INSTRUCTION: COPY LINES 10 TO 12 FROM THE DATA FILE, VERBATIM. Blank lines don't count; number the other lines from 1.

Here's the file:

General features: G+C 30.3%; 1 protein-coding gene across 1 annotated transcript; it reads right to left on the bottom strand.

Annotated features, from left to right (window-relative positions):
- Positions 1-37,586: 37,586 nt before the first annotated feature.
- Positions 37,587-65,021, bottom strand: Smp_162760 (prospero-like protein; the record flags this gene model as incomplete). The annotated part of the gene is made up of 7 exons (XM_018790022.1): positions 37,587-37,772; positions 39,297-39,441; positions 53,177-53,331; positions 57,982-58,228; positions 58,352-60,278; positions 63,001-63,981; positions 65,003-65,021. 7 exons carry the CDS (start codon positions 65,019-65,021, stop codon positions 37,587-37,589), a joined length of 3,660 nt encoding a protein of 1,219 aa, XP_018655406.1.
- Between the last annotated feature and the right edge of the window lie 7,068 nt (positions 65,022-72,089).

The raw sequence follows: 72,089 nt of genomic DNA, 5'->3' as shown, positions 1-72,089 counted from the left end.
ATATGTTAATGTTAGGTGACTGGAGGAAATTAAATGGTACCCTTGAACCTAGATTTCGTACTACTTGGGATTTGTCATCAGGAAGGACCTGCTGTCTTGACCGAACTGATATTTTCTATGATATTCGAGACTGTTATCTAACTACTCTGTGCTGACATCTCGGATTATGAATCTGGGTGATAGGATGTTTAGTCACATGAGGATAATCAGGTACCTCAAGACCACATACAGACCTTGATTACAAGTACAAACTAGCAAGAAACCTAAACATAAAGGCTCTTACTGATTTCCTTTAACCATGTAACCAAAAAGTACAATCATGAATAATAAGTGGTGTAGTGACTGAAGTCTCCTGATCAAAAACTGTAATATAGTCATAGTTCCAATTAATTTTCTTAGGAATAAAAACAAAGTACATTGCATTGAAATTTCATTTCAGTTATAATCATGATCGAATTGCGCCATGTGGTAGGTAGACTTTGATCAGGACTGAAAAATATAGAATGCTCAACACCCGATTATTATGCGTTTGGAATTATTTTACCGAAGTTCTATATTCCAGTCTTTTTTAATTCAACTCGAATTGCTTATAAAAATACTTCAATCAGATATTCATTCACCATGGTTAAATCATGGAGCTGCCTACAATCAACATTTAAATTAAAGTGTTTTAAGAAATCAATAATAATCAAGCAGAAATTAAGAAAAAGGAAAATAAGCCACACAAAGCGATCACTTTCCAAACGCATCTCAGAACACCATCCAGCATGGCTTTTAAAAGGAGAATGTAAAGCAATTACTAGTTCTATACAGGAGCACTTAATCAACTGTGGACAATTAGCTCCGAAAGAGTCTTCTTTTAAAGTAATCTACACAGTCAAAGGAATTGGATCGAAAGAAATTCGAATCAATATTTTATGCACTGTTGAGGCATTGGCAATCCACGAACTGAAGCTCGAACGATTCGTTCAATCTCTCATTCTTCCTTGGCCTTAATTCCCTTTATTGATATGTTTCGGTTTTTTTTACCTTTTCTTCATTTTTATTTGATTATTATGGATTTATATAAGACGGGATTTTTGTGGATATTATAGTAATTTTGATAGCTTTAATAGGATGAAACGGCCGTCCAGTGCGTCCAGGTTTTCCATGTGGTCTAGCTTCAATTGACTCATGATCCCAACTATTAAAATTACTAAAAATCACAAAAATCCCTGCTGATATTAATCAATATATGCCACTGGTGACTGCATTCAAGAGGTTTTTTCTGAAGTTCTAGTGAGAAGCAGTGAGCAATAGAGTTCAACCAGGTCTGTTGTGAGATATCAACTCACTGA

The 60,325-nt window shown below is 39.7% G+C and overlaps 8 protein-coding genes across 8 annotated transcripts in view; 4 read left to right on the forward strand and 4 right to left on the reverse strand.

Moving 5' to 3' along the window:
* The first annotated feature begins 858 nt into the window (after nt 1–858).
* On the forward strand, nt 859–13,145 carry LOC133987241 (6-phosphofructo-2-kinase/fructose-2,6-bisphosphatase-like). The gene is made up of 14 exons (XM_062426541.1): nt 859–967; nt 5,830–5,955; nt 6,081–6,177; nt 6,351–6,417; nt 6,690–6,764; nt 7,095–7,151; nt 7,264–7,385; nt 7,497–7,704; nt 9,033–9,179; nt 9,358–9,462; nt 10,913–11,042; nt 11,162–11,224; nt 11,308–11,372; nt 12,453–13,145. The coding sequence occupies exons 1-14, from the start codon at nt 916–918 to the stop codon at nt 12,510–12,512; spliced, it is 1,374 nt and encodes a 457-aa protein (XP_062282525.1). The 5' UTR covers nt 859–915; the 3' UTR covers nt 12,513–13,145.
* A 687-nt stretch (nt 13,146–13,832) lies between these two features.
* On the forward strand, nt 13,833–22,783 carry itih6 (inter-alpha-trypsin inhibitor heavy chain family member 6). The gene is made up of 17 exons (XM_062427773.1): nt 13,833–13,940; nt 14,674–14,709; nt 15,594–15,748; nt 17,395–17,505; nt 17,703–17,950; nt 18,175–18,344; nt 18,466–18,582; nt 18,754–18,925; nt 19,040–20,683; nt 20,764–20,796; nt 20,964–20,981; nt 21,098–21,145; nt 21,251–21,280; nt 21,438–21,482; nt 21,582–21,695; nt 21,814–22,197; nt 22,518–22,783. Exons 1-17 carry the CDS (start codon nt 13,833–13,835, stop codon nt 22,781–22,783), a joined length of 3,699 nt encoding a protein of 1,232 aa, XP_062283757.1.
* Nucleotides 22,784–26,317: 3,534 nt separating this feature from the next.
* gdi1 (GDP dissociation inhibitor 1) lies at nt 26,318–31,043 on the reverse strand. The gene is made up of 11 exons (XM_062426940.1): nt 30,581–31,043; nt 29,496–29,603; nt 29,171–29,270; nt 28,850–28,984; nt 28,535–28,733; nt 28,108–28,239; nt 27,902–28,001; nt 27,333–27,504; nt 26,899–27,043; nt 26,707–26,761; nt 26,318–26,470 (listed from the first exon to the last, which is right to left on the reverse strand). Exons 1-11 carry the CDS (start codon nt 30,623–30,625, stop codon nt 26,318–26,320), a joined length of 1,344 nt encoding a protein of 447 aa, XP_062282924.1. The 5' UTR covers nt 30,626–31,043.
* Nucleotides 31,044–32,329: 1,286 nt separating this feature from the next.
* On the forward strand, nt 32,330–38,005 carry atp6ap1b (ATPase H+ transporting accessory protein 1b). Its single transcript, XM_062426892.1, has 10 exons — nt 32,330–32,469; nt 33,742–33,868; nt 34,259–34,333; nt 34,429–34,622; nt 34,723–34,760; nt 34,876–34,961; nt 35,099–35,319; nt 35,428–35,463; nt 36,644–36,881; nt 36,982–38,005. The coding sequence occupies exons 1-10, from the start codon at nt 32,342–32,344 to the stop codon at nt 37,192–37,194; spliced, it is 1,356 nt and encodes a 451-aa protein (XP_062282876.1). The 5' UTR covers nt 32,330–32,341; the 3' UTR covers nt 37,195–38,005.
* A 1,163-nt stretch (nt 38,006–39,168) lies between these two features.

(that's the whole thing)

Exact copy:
* The first annotated feature begins 858 nt into the window (after nt 1–858).
* On the forward strand, nt 859–13,145 carry LOC133987241 (6-phosphofructo-2-kinase/fructose-2,6-bisphosphatase-like). The gene is made up of 14 exons (XM_062426541.1): nt 859–967; nt 5,830–5,955; nt 6,081–6,177; nt 6,351–6,417; nt 6,690–6,764; nt 7,095–7,151; nt 7,264–7,385; nt 7,497–7,704; nt 9,033–9,179; nt 9,358–9,462; nt 10,913–11,042; nt 11,162–11,224; nt 11,308–11,372; nt 12,453–13,145. The coding sequence occupies exons 1-14, from the start codon at nt 916–918 to the stop codon at nt 12,510–12,512; spliced, it is 1,374 nt and encodes a 457-aa protein (XP_062282525.1). The 5' UTR covers nt 859–915; the 3' UTR covers nt 12,513–13,145.
* A 687-nt stretch (nt 13,146–13,832) lies between these two features.